At the end of summer (February / March) the country, especially the southern and western parts, at times finds itself in the path of tropical depressions, here called Mauritius cyclones, that arrive from the northeast with their load of torrential rain and strong winds. One can therefore say that Madagascar has 4 types of climate:

1) tropical without a dry season on the east coast where the rainfall exceeds 3000 mm/annum;
2) tropical with a long rainy summer season (5 months) on the plateau and in the northwest of the country with precipitation between 1400 and 2000 mm/annum;
3) tropical with variable rainfall in almost all of the west of the country (excluding the far northwest and southwest) with precipitation between 1000 and 1500 mm/annum (that falls to under 1000 mm in the south) with almost 6 months of dry season;
4) dry tropical in the southwest corner with rainfall below 500 mm/annum and only 3 months of wet summer season.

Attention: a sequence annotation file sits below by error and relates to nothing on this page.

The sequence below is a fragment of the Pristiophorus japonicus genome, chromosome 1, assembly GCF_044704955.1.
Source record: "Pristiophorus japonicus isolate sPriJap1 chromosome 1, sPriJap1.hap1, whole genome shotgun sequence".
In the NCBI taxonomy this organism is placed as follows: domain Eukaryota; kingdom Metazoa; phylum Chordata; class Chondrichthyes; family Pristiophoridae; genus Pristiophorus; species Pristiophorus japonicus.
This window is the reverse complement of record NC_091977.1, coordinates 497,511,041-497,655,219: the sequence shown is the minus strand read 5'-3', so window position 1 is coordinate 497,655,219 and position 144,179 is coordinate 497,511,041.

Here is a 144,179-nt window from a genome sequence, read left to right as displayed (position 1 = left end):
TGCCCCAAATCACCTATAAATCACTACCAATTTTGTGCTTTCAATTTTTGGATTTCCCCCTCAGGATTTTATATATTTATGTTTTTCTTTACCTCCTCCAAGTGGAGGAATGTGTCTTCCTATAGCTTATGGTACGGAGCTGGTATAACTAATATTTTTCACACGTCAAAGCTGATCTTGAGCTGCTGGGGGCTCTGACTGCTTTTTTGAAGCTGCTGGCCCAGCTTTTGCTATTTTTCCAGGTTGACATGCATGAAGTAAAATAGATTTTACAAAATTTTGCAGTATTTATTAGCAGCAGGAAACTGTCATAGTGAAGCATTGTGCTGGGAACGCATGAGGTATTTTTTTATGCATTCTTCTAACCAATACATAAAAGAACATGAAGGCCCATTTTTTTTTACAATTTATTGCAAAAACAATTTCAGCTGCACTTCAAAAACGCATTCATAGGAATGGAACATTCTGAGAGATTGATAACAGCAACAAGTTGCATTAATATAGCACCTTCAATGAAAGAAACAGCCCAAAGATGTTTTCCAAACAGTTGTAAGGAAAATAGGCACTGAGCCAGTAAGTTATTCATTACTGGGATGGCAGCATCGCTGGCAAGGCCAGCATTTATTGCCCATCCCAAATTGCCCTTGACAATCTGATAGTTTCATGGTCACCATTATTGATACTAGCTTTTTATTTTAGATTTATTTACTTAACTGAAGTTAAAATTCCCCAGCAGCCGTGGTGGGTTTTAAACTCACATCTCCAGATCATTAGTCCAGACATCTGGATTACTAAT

Madagascar, the fourth largest island in the world, is in the Indian Ocean, south of the equator just opposite Mozambique. With a surface area of 587,051 sq. km. (almost twice that of Italy) it boasts very different physical characteristics.

The central plateau mainly contains a mountainous chain that runs from north to south with peaks that even reach up to 2,900 metres in height. Wild scenery, broad valleys, terraced rice fields, canyons, rivers and lakes are the typical landscapes of the Central region.

The south and the southwest coast have large areas of desert thanks to a dry climate, with the typical spiny forest and the baobab trees. Extensive rain forests with lush vegetation occupy the eastern sector thanks to a wet climate. Here the rainfall is high in that the humid air of the Indian Ocean strikes against the central mountainous barrier to give rise to abundant rains.